In a harsh world, one must adopt a rational and realistic outlook to be successful. Often, humans who act upon their uncontrolled, undirected whims of emotion folly into their own failures and even their demises. It is a failure to act rationally that leads to the tragic ending of Shakespeare’s play, King Lear. In the concluding Act V, all main characters of both plots die except for Albany and Edgar. The tragic ending is an inversion of the conventional development of justice in Aristotelian tragedies, where good triumphs evil with almost always a happy ending. This success usually follows the tragic hero’s agnagnorisis thereafter they overcome their hamartia to resolve the main conflict. Though Shakespeare did not follow Aristotelian tragedy plots, the ending of King Lear still causes the reader to question why Cordelia must die after King Lear has already regained his sanity. It is what transpires after Cordelia’s death, where King Lear descends again into madness that clarifies the point of Cordelia’s death. Shakespeare’s use of peripeteia with Cordelia’s death reveals that Lear has actually failed to amend his hamartia.
Cordelia’s is characterized as emotional, virtuous, and naïve which Lear indulges making her an effective tool to demonstrate Lear’s failed anagnorisis. It is obvious that Cordelia has a deep relation to emotion, given Shakespeare choice to name her Cordelia which means heart in Latin. Cordelia is symbolic of truth and virtue, as setup by her characterization when she defends her claim that her “love’s more richer than [her] tongue” (Shakespeare 1.1.79-80).
King Lear is a tragedy unlike any other works written by William Shakespeare. This play focuses on so many aspects that the audience can relate with and it creates a bond between the characters and the audiences, especially with Cordelia. It shows what can happen when evil gains momentum and over throws good. One aspect of the play audiences may relate to is the blindness of King Lear, even though ...
Cordelia symbolizing virtue is confirmed by Lear’s statement that “thy truth…be thy dower” and France’s decision to “[her] virtues here I seize upon” (Shakespeare 1.1.112, 1.1.273).
In an objective view of Cordelia, this characterization demonstrates emotion’s dominance over her actions and, resultantly, a naïve quality of Cordelia. It is Lear’s investment into these qualities of Cordelia that prevents his true agnarnorisis which consequently calls for the death Cordelia as a testament to the failure.
Lear’s investment into the virtuous and emotional qualities of Cordelia perpetuates his hamartia, justifying the tragic ending of the play. As a king, Lear is required to overcome his various personal longings for the sake of his kingdom, a quality that can be summated as rational. Lear overindulges in emotional trifles and is unable to separate his decisions from his ‘heart,’ making him unfit to be the king. There are subtle hints to his heart guiding his decision, such as his plan to award Cordelia the largest portion of the kingdom, demonstrating his preference to her emotion rather than the cold rationale of Goneril. Lear’s indulgence in his emotions is most clear in the beginning with his reaction to Cordelia’s refusal to flatter him. Lear’s diction at this time with the use of words such as “untender,” “heart,” and reference to “loving her most” demonstrates that his decisions are in response to an emotional injury (Shakespeare 1.1.110, 1.1.119, 1.1.128).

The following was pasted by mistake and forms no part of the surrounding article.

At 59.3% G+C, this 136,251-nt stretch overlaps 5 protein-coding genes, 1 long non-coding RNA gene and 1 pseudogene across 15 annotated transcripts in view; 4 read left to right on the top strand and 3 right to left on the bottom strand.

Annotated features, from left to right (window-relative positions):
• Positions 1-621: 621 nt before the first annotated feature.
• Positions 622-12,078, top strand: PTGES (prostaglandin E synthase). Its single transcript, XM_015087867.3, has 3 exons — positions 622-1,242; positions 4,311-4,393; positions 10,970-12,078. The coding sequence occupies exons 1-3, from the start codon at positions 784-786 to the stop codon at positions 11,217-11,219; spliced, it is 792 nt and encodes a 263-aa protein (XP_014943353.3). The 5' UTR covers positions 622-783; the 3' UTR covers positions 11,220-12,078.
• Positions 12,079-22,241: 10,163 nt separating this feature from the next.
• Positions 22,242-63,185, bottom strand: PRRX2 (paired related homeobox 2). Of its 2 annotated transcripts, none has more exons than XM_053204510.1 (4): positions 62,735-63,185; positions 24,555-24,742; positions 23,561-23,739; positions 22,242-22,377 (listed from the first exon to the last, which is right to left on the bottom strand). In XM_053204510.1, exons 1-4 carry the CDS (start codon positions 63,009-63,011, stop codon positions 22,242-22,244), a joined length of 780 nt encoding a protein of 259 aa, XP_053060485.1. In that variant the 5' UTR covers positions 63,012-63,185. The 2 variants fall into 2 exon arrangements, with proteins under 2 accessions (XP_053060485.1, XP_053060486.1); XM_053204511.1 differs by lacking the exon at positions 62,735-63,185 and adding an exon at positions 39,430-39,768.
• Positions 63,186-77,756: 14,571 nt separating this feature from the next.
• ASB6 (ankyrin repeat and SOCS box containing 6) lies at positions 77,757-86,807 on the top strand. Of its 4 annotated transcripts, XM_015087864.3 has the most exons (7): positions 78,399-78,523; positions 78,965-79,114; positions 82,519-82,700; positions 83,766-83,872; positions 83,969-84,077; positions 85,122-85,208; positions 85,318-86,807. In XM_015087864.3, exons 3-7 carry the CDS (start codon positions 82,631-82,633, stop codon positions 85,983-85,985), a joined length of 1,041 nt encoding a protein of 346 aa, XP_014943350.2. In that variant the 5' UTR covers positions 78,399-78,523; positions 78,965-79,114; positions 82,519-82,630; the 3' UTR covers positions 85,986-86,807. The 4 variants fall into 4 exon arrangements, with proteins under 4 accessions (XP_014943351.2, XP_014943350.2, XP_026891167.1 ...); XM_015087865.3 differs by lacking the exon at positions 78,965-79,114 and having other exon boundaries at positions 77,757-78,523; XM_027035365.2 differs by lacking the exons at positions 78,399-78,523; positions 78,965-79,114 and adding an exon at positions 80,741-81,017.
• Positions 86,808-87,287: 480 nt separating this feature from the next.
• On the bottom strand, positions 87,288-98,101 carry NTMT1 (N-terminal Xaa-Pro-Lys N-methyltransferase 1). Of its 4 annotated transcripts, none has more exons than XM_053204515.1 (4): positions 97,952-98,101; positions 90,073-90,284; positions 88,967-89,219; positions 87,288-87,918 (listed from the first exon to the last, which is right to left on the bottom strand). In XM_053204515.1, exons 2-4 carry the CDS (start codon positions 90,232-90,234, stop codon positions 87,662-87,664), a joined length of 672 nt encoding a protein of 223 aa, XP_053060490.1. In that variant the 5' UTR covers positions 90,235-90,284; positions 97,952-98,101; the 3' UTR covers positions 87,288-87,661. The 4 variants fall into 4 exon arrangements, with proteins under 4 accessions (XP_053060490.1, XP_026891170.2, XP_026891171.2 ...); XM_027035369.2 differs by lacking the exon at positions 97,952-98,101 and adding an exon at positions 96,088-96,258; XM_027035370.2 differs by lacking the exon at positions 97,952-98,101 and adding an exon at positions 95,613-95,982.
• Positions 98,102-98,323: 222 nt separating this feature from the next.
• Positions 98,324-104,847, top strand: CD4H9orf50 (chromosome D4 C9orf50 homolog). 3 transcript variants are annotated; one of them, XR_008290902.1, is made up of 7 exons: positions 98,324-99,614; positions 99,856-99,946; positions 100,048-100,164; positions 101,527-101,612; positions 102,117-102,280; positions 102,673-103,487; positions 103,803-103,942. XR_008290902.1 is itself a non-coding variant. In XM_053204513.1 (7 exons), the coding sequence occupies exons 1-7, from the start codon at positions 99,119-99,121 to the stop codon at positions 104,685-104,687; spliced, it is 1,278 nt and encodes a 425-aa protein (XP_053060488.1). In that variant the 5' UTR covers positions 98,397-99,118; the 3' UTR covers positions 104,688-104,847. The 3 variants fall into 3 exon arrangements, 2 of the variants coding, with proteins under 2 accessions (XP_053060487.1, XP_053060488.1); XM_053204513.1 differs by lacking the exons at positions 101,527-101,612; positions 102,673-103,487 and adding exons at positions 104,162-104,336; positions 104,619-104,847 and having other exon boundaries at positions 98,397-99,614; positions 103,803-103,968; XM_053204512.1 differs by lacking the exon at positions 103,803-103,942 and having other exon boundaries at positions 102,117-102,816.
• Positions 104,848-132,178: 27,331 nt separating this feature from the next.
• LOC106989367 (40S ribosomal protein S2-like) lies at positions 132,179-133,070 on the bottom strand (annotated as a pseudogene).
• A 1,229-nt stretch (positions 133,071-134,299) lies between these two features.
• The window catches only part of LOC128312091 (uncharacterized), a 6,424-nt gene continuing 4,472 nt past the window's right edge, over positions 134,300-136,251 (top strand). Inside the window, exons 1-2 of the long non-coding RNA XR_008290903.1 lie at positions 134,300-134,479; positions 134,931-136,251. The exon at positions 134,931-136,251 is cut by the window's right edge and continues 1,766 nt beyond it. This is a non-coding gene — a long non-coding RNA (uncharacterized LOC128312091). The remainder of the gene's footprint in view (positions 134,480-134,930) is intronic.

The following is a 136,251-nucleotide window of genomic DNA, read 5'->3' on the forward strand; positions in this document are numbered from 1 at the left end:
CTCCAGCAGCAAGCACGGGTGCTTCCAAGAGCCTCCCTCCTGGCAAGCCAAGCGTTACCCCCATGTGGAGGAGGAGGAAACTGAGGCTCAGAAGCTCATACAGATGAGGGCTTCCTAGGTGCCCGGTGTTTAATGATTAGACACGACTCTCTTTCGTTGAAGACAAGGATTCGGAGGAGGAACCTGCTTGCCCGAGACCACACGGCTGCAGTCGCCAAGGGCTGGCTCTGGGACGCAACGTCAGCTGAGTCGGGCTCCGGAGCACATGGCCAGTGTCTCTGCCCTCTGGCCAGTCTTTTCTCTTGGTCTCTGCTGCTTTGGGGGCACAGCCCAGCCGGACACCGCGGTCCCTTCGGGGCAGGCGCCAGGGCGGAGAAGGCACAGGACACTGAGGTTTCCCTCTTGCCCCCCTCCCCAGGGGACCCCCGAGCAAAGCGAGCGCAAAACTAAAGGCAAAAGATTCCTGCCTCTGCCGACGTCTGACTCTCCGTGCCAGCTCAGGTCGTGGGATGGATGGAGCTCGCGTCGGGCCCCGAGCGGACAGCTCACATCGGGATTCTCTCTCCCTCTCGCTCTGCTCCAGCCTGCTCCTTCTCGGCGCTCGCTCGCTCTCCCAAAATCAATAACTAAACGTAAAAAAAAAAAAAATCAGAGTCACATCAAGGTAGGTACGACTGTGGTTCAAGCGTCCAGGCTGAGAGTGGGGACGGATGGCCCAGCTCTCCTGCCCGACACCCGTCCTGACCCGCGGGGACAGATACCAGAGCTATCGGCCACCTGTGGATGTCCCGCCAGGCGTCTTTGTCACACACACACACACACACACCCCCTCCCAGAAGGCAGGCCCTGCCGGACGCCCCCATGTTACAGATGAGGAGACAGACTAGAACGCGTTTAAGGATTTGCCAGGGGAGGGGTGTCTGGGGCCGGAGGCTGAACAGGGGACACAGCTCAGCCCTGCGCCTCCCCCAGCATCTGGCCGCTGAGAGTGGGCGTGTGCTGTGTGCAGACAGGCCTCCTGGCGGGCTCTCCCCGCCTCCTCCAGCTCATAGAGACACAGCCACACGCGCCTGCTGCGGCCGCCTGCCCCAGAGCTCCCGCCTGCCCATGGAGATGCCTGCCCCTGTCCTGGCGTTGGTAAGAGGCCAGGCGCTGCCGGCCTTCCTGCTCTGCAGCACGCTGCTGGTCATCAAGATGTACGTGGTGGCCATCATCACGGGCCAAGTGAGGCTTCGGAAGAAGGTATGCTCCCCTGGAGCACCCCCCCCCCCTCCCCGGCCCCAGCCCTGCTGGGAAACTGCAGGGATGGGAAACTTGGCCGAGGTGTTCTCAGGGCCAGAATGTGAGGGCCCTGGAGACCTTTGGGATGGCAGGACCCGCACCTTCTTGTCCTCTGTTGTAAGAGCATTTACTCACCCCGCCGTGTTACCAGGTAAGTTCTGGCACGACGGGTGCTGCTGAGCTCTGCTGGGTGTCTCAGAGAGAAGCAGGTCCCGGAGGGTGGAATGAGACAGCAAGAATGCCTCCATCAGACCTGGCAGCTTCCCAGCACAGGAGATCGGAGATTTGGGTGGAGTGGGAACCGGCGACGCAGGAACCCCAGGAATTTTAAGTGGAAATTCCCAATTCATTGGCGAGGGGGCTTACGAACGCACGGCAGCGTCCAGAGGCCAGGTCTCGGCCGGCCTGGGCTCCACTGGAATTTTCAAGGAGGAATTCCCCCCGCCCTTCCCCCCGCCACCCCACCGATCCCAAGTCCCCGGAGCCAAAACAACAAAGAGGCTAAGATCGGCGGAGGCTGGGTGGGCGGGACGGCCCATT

In this fashion, Lear has committed a similar act of naivety to Cordelia, where emotions and principle overshadowed rationality, which also came in the form of advice from Kent.
This emotional dominance is so engrained into Lear’s character that when he attempts to make her a “stranger to [his] heart,” he becomes unbalanced and pushed into action that begins his descent into madness (Shakespeare 1.1.119).
In this sense, Lear’s anagnorisis would consist of him remediating his emotional dependency, and becoming acceptably rational. Yet in Act V, Lear displays emotional irrationality when he tells Cordelia “let’s away to prison; we two alone will sing like birds I’ th’ cage” (Shakespeare 5.3.9-10).
King Lear is thought the whole play a man who is a sinner and the victim of the evil deeds of those who surround him, those he keeps most close mostly are the worst sinners against him. He thinks he does the right good things but has to find out that almost everything he did out of meaning well by the people he considered as the good ones at the time he did it were the wrong moves. When Lear ...
Lear’s lighthearted tone here suggests a quality of irresponsibility unbecoming of a king since he has been emotionally satisfied. Objectively, Lear should not be so accommodating. Because Lear has failed to attain a true anagnorisis, where he becomes wise as a king should be, Cordelia must die to expose his failure. It is also the final stroke that crushes Lear’s heart to kill him as punishment for his failure.
King Lear follows the eponymous tragic hero and his journey to try and amend his hamartia. Lear fails to amend his emotional dependency, as suggested by his continued affinity for Cordelia. Lear’s failure mandates the death of Cordelia as a testament to his failure, to bring about his death, as well as to provide a pathway to rule for the only sensible and wise ‘good’ character, Edgar. In this fashion justice is served accordingly, punishing those who fail in their duties or to meet expectations, and rewarding the one who fulfilled them.